According to American Academy of Child and Adolescent Psychiatry (2004), parents must regard the following: (a) child’s maturity, (b) meaning of house rules and expectations, (c) ways on reaching their parents in case of emergencies such as telephone numbers or addresses, (d) possible dangerous circumstances such as health emergencies, occurrences of fire, intoxication of drugs and alcohol, unexpected visitors, firearm; (e) time and manner of responding to a house visitor or phone calls, (f) usage of telephone for urgent situations, numbers to call such as 911, (g) making use of of the world wide web, (h) certain acquaintances and guests going in the house, (i) obligations for younger brothers and sisters, (j) utilization of free time such as watching television or playing video games, (k) access to “adult” type materials and media.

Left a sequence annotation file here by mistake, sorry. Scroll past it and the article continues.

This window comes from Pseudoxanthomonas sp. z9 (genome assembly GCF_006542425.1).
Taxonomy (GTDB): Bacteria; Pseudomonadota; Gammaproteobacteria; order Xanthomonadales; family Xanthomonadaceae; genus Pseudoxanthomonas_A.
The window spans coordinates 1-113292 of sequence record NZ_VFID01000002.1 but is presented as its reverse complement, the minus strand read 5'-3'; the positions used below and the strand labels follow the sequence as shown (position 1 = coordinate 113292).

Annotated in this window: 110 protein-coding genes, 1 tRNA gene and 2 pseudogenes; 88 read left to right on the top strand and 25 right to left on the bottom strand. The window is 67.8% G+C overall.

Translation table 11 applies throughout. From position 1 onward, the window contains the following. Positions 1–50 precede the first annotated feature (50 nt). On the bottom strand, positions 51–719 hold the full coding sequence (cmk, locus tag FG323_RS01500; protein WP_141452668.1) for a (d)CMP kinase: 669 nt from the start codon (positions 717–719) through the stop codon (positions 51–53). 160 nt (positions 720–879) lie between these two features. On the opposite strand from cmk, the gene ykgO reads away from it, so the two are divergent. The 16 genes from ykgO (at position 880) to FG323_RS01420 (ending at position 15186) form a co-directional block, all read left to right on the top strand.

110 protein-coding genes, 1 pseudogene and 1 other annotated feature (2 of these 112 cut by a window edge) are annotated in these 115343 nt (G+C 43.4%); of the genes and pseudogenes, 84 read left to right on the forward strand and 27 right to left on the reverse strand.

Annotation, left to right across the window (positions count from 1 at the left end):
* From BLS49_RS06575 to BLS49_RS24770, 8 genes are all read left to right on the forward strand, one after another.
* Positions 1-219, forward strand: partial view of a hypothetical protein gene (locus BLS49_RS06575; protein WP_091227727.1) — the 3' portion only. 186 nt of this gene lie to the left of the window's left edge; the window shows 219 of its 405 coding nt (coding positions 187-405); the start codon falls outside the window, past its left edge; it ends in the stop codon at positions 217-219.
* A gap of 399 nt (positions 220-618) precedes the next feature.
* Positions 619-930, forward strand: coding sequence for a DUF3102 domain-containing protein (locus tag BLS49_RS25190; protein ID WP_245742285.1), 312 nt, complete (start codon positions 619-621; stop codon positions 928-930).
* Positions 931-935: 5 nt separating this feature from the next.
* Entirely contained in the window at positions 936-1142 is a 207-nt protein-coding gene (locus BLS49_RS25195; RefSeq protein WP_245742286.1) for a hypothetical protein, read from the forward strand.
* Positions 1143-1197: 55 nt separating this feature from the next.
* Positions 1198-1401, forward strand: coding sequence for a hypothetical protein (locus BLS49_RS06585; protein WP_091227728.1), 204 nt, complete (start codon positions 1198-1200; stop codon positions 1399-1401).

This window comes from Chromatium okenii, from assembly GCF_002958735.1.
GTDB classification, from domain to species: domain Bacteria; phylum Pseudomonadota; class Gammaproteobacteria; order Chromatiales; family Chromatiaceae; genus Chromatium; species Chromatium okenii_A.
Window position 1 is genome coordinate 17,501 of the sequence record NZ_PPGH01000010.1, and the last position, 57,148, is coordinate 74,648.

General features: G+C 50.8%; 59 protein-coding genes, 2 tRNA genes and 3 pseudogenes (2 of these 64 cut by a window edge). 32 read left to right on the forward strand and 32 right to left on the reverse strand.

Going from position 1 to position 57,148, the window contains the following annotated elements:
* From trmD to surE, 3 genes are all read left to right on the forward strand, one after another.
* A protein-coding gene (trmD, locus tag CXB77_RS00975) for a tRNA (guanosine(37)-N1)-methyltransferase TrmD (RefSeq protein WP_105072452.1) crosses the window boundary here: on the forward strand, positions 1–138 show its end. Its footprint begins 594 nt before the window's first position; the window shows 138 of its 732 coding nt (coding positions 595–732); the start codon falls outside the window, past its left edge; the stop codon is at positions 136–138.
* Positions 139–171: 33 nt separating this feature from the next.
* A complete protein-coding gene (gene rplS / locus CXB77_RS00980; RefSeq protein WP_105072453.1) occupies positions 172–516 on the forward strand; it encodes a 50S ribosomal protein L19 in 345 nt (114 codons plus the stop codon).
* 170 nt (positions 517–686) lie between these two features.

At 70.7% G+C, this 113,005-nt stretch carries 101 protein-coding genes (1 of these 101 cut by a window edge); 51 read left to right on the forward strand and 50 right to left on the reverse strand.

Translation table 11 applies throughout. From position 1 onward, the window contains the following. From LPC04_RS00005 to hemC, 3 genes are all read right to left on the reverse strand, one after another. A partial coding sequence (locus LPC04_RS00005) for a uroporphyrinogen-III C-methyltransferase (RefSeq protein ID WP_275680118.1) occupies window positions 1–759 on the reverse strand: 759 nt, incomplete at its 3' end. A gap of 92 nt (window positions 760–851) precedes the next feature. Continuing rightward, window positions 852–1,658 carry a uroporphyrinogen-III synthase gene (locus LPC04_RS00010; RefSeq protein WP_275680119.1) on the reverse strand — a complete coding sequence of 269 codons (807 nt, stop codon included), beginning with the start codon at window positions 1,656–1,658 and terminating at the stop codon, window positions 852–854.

Unfortunately, discovering youngsters left at home unaccompanied has turned out to be a scourge in the country. Latchkey kids were formerly observed just amongst the minor classes, however the condition has progressively broadened to the middle and higher social status. Very similar is factual of youth violence. Formerly, gun down and killings were related mainly with inside metropolis, or poverty suffering neighborhoods pervaded with violent families and negligent schools. On the other hand in latest period, the adolescent hostility scourge has penetrated the social order at each financial rank. A boost in the cases of both parents at work and single-parent family unit, joined with a reduction in extended family units that one time assisted with child care, have been a factor to the increasing lines of latchkey children (Page, 2002).